“Great Potential.” All such reasoning is well and
 >> but what becomes of the
 >> status of what have been called
 religious texts by way of
 >> such a
 view of
 >> religion? Are these texts
 in some way the “voice” of the
 “Great Potential”? Or
 >> as Stan
 says, are they wholly inspired, substantially
 >> inspired, or only
 >> partially inspired by the Great
 Potential? And what makes
 >> these
 religious texts
 >> substantially
 different from other texts such as those
 >> written by Plato, Aristotle,
 >> Descartes, Spinoza, etc? Are not these
 latter texts also
 >> inspired by the
 >> Potential”? In fact, is
 not EVERYTHING inspired by the
 “Great Potential”?When we humans sever, cloud, or
 >> muddy the link
 >> between a text and a divine source of
 that text, we in
 >> effect place that
 >> alongside all other texts
 composed by human hands. Who is to
 say, for example,
 >> that Oscar
 Wilde’s “De Profundis” is not as much or
 >> more divinely inspired than
 >> any text of the Bible—if the
 divinity is regarded as the
 “Great Potential”? The
 >> problem
 is that deciding if texts are religious in nature
 >> and in inspiration
 >> becomes a very arbitrary issue. From
 within this view, we
 >> may as well
 call every such text “religious” or
 >> every such text “secular” because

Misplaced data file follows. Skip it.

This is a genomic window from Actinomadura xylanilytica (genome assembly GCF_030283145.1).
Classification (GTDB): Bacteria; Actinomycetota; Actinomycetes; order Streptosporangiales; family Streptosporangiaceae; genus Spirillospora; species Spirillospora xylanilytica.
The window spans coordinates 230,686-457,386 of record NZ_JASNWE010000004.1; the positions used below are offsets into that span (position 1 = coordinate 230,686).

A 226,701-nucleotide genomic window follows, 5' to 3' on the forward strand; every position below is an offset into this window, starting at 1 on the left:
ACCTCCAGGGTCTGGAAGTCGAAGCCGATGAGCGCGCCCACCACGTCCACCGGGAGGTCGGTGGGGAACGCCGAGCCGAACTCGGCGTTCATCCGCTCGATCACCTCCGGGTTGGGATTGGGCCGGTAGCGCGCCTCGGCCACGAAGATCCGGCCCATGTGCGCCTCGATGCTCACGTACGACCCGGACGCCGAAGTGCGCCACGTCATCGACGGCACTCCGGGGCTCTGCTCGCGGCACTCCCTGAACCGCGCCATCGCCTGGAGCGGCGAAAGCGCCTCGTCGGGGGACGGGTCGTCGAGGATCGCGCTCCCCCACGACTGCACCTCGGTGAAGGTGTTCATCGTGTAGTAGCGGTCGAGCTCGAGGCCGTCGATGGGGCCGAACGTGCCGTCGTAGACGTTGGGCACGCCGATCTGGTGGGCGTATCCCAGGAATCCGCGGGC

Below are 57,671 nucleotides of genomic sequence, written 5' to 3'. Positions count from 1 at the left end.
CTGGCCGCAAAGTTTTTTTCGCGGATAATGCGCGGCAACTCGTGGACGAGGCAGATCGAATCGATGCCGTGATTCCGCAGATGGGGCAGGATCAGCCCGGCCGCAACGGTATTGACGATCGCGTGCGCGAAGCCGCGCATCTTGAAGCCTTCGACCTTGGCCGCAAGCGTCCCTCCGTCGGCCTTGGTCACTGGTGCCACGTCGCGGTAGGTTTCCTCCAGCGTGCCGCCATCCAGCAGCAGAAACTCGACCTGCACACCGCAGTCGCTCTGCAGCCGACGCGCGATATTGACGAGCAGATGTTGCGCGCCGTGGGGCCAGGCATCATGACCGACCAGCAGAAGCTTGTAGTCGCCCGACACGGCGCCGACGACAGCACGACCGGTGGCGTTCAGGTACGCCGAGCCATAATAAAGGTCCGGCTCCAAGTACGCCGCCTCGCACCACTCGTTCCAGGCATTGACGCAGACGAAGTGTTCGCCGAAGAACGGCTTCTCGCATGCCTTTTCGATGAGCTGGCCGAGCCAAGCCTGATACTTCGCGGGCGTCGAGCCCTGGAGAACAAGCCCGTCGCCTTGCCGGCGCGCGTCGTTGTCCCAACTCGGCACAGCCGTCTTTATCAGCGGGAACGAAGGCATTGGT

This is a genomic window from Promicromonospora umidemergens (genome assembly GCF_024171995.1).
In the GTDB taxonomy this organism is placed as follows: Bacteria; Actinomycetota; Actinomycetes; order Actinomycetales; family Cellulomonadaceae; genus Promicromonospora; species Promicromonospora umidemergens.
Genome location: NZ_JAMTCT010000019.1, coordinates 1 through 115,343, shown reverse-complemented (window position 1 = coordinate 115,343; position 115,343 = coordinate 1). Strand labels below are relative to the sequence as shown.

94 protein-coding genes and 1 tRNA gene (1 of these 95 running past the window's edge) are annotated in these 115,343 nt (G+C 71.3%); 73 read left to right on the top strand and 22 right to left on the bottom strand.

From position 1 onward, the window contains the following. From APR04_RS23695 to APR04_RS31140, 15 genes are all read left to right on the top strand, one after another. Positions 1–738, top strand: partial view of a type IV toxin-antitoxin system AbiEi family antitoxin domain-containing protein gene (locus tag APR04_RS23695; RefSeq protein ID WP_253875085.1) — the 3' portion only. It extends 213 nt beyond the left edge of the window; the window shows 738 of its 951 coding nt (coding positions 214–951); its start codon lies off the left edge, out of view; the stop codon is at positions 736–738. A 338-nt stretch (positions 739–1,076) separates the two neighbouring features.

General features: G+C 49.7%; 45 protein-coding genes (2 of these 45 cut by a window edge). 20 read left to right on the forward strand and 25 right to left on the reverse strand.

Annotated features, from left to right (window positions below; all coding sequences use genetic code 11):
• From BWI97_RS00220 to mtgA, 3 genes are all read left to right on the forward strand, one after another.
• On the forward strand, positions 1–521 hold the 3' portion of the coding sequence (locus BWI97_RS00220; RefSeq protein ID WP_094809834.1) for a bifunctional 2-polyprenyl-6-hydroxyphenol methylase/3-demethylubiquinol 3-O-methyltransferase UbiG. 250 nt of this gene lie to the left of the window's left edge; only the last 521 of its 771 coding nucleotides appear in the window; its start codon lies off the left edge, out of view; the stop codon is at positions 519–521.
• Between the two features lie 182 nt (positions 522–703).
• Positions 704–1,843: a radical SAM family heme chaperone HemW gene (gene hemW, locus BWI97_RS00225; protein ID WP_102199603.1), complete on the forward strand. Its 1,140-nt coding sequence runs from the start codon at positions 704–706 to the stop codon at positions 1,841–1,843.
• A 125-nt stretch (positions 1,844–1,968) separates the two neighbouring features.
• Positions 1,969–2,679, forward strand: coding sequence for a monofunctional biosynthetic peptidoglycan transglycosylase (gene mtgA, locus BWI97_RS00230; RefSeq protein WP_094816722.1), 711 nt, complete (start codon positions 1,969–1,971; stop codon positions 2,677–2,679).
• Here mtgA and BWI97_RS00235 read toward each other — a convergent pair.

there is no longer a
 >> distinction
 between the two
 >> that can be
 convincingly defended. At least I am not
 >> convinced and I hope I
 >> have convinced others not to be
 convinced.As soon as we no longer have a very
 >> direct and
 clear link to a divine source (a higher being),
 >> decisively in some
 >> texts and not in others, we have a
 situation where every
 >> text
 discussing the
 >> nature of “life”
 effectively reduces to the category of
 >> philosophy. Some of
 >> these texts may be valued more than
 others by particular
 >> individuals
 but none
 >> of these texts any longer
 have a source or origin
 unquestionably superior to
 >> any
 other. The benefits of each text must be constantly
 >> ARGUED and not assumed.
 >> This attitude toward texts makes a big
 difference in how
 >> texts are
 >> and in how they are
 valued. I believe the use of the term
 >> “philosophy” to
 >> describe such texts and associated
 practices is better than
 “religious” because
 >> it reduces
 the chances for conveying an authoritarian
 >> quality in the text—the
 >> quality traditionally associated with
 so-called religious
 >> texts.
 >> Greg
 > KB mailing list
 > KB at kbjournal.org
 > http://kbjournal.org/mailman/listinfo/kb_kbjournal.org